If they leave a ticket on your window, you don't have to pay, but you may have cause for concern.
Ryan Makar and Sandy Forrington are two volunteers for the Langley RCMP, working out of the Brookswood Community Police Office over the past summer.
Forrington is a long-time volunteer, who got involved first out of concern for speeding drivers in her neighbourhood over 10 years ago.
Makar, on the other hand, is a new volunteer, and at 15 the youngest the local organization has ever had.
Makar, a Langley Fundamental student, applied to help out at the CPO for his 30 hours of community work required by B.C. high schools.
He got far more than that over the summer, putting in time in a variety of efforts while being coached and mentored by Forrington.
"I wanted to get my feet wet to see if I wanted to go into a career in policing," said Makar.
He's gone on volunteer bike patrols, helped out at the site of a crashed truck, handed out fliers about possible attacks on cats, and done a lot of Lock Out Auto Crime work.
"It's all been interesting," Makar said.
Forrington has worked on quite a range of projects herself, and the volunteer efforts to prevent auto theft and theft from cars is one of the key items local volunteers aid the RCMP with.
That's why last week the duo was handing out "tickets" in Brookswood.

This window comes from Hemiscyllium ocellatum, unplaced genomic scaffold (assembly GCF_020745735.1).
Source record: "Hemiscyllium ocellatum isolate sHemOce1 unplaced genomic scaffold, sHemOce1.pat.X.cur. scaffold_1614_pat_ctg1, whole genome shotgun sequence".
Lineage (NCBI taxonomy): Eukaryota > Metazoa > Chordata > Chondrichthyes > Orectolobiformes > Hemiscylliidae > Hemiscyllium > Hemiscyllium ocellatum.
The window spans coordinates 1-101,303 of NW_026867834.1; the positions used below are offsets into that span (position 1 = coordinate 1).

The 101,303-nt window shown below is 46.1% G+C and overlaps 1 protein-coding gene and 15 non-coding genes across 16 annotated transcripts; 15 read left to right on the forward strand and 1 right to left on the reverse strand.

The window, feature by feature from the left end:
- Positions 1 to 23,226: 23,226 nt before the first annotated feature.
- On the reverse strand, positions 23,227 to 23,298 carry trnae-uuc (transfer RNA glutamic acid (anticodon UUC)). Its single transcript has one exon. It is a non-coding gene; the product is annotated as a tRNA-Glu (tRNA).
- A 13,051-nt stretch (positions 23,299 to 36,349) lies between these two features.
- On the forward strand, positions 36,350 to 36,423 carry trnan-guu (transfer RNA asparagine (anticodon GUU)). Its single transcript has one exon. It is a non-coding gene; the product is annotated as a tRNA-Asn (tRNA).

Volunteers look for something that could make a car more attractive to thieves.
Is there a cellphone, an iPod, or even a purse visible inside the car? Forrington has seen all of these, even a purse left in a car with the windows rolled down.
Further, is there anything that makes getting into a car easier? Are the windows rolled down even slightly? Is there a steering wheel lock sitting on the floor instead of on the wheel?
If there are issues, the volunteers can leave a ticket warning the drivers that they've exposed themselves to a risk of theft.
Makar said they are approached by some people who often think they're leaving real tickets, but most are friendly when they realize there's no fine.
Karen Zappa, who organizes the volunteers at the Brookswood CPO, said the only "problem" they've had with young volunteers is an excess of youthful energy - they've sometimes had to ask their younger members to slow down a bit!
"I like being able to have that intervention and contact with the youth," Zappa said. "And I find they're extremely energetic."
This year was a bit of a double experiment, with Makar as their youngest volunteer, and with Forrington learning to work with students.
Next year, it should be easier to organize students, and that's good news for Makar, who plans to come back if possible.
For now, he's back in school and working a part time job again.
Makar estimates he hit his 30 hours of volunteer time in the first week at the Brookswood CPO, and then kept coming back for a full two months of unpaid volunteer time.